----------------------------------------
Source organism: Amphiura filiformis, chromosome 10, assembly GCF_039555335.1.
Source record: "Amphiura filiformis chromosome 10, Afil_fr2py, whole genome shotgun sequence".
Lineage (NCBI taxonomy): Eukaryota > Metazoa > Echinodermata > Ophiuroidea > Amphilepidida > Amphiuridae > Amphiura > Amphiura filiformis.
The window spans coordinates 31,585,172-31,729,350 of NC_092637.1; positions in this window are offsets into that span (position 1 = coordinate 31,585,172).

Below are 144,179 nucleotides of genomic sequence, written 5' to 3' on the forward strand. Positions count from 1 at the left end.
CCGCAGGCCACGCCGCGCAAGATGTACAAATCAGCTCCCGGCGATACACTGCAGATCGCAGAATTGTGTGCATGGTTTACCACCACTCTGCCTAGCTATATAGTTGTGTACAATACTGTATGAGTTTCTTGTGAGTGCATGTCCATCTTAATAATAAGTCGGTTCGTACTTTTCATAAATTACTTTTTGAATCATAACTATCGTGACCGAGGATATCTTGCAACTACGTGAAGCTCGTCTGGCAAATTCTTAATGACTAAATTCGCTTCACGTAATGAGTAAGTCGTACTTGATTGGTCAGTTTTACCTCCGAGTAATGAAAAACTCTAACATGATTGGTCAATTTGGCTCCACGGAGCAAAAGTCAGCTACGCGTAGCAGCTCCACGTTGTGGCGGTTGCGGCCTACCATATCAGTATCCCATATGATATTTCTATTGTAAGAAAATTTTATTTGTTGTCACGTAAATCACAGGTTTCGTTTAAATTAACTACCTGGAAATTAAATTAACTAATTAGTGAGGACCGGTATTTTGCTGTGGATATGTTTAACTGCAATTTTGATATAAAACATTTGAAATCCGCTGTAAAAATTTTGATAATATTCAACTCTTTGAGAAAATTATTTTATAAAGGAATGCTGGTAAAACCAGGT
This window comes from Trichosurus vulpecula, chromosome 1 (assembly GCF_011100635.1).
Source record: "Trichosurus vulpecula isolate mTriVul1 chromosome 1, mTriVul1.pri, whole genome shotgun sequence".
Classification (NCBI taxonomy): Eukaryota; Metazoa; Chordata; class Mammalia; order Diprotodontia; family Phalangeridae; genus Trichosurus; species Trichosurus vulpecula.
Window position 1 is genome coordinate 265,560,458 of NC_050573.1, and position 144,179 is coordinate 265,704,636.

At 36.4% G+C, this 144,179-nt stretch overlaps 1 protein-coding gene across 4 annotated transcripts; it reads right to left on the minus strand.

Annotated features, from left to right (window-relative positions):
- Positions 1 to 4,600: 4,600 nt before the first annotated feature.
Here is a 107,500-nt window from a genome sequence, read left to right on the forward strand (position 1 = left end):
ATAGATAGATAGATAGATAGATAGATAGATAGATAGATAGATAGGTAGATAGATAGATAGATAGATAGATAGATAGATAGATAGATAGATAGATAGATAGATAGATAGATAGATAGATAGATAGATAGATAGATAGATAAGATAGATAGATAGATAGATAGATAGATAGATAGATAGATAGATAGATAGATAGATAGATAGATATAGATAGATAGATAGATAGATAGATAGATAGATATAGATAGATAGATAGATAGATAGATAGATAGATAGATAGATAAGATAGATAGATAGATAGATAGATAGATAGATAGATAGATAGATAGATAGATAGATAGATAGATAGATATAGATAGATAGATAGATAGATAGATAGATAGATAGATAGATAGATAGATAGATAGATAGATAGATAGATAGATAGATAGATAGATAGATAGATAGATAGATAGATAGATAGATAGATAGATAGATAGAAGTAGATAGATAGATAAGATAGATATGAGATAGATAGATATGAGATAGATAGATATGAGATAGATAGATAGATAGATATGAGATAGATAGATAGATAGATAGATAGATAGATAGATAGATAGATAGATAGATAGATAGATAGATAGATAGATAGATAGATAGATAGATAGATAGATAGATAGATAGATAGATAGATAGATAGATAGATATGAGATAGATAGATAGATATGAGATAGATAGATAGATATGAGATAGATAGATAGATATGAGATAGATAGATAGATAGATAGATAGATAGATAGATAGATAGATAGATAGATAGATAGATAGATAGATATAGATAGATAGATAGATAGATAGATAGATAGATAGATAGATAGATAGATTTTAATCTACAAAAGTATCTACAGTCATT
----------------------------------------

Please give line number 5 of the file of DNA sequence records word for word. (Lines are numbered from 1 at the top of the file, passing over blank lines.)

Below are 144,179 nucleotides of genomic sequence, written 5' to 3' on the forward strand. Positions count from 1 at the left end.